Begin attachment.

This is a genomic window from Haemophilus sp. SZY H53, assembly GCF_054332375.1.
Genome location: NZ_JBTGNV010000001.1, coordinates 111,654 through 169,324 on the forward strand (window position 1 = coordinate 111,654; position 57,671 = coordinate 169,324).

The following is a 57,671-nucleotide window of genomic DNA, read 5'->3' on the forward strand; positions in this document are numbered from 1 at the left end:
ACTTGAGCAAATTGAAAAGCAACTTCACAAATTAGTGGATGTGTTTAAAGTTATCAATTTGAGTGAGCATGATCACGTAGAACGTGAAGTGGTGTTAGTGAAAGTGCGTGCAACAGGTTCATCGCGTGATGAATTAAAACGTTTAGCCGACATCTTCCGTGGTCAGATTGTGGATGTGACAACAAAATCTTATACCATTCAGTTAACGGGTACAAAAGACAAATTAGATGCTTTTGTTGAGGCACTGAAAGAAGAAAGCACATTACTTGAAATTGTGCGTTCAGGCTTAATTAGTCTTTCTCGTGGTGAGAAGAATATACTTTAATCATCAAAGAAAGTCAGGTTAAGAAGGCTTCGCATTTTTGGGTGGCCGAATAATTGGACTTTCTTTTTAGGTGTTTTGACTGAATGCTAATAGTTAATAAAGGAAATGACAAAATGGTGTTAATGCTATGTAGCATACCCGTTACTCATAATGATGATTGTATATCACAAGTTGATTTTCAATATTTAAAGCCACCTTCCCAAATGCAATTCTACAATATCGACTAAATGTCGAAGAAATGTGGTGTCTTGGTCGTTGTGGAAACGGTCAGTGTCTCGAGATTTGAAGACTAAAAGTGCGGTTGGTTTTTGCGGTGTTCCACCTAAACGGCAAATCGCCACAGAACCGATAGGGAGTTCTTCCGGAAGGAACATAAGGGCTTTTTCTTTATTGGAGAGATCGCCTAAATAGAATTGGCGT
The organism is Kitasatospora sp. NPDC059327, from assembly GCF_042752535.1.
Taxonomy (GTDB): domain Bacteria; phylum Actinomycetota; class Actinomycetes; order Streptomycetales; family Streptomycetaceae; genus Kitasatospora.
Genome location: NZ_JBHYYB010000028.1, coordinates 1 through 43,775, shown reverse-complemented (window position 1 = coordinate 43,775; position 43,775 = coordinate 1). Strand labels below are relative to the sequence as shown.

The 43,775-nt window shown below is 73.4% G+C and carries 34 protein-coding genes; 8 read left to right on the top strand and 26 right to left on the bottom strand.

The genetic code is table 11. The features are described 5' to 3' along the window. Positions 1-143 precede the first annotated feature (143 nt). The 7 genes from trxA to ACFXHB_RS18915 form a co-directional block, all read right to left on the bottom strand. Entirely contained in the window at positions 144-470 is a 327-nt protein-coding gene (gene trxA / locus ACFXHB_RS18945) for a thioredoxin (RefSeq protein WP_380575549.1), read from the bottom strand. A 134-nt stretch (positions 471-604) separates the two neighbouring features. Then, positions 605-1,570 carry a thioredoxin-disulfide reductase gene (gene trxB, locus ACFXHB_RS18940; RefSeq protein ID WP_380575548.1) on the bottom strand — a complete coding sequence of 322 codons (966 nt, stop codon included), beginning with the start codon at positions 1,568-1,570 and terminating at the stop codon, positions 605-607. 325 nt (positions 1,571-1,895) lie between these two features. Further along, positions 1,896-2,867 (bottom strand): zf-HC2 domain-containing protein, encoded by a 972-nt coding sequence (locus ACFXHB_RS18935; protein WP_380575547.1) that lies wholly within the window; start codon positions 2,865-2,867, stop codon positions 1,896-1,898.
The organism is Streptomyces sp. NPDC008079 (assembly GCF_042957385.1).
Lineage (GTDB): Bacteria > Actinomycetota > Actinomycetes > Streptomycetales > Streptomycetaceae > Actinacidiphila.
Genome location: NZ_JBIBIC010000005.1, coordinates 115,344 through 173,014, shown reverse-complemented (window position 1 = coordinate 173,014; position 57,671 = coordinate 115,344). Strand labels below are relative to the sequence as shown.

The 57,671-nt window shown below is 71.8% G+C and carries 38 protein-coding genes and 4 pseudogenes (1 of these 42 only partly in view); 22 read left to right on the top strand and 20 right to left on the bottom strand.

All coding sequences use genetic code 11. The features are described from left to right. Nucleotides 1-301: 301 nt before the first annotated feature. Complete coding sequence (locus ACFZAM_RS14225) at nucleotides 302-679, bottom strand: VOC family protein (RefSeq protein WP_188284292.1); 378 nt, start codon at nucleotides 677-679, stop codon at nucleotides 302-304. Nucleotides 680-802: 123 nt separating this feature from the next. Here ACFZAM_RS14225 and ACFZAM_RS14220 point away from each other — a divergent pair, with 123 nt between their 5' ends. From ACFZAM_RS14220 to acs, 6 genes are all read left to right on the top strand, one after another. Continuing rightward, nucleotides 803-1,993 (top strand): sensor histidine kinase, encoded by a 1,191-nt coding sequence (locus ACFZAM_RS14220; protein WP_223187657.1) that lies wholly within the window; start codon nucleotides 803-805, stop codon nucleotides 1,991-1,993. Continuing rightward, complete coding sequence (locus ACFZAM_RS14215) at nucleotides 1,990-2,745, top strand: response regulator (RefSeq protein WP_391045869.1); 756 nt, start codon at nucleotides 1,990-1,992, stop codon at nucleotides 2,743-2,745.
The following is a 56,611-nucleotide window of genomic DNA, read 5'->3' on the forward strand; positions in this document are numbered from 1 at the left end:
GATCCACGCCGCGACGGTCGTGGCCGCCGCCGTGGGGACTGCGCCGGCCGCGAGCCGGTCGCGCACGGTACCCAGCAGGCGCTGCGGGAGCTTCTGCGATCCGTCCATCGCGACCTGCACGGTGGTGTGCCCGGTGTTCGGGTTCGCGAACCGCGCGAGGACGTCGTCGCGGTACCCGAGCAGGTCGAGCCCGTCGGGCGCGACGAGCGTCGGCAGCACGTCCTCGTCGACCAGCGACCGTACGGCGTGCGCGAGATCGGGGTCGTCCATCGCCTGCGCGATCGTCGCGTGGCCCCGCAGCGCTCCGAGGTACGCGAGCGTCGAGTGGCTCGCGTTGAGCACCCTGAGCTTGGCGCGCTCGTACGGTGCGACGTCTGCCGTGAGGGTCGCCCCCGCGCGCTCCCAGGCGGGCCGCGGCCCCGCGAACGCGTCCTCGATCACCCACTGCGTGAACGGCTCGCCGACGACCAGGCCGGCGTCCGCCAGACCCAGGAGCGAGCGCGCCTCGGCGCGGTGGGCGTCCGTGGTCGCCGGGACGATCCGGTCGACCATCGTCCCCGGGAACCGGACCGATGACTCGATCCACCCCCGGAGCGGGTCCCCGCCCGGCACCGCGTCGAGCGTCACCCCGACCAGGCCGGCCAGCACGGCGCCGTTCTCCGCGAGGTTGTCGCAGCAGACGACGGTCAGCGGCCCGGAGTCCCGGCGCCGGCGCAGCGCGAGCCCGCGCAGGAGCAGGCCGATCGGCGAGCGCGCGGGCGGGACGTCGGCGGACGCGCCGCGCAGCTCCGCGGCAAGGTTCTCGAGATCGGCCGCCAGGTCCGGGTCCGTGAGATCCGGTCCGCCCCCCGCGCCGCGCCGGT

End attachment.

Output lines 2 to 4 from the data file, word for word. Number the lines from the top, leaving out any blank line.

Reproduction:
Genome location: NZ_JBTGNV010000001.1, coordinates 111,654 through 169,324 on the forward strand (window position 1 = coordinate 111,654; position 57,671 = coordinate 169,324).

The following is a 57,671-nucleotide window of genomic DNA, read 5'->3' on the forward strand; positions in this document are numbered from 1 at the left end:
ACTTGAGCAAATTGAAAAGCAACTTCACAAATTAGTGGATGTGTTTAAAGTTATCAATTTGAGTGAGCATGATCACGTAGAACGTGAAGTGGTGTTAGTGAAAGTGCGTGCAACAGGTTCATCGCGTGATGAATTAAAACGTTTAGCCGACATCTTCCGTGGTCAGATTGTGGATGTGACAACAAAATCTTATACCATTCAGTTAACGGGTACAAAAGACAAATTAGATGCTTTTGTTGAGGCACTGAAAGAAGAAAGCACATTACTTGAAATTGTGCGTTCAGGCTTAATTAGTCTTTCTCGTGGTGAGAAGAATATACTTTAATCATCAAAGAAAGTCAGGTTAAGAAGGCTTCGCATTTTTGGGTGGCCGAATAATTGGACTTTCTTTTTAGGTGTTTTGACTGAATGCTAATAGTTAATAAAGGAAATGACAAAATGGTGTTAATGCTATGTAGCATACCCGTTACTCATAATGATGATTGTATATCACAAGTTGATTTTCAATATTTAAAGCCACCTTCCCAAATGCAATTCTACAATATCGACTAAATGTCGAAGAAATGTGGTGTCTTGGTCGTTGTGGAAACGGTCAGTGTCTCGAGATTTGAAGACTAAAAGTGCGGTTGGTTTTTGCGGTGTTCCACCTAAACGGCAAATCGCCACAGAACCGATAGGGAGTTCTTCCGGAAGGAACATAAGGGCTTTTTCTTTATTGGAGAGATCGCCTAAATAGAATTGGCGT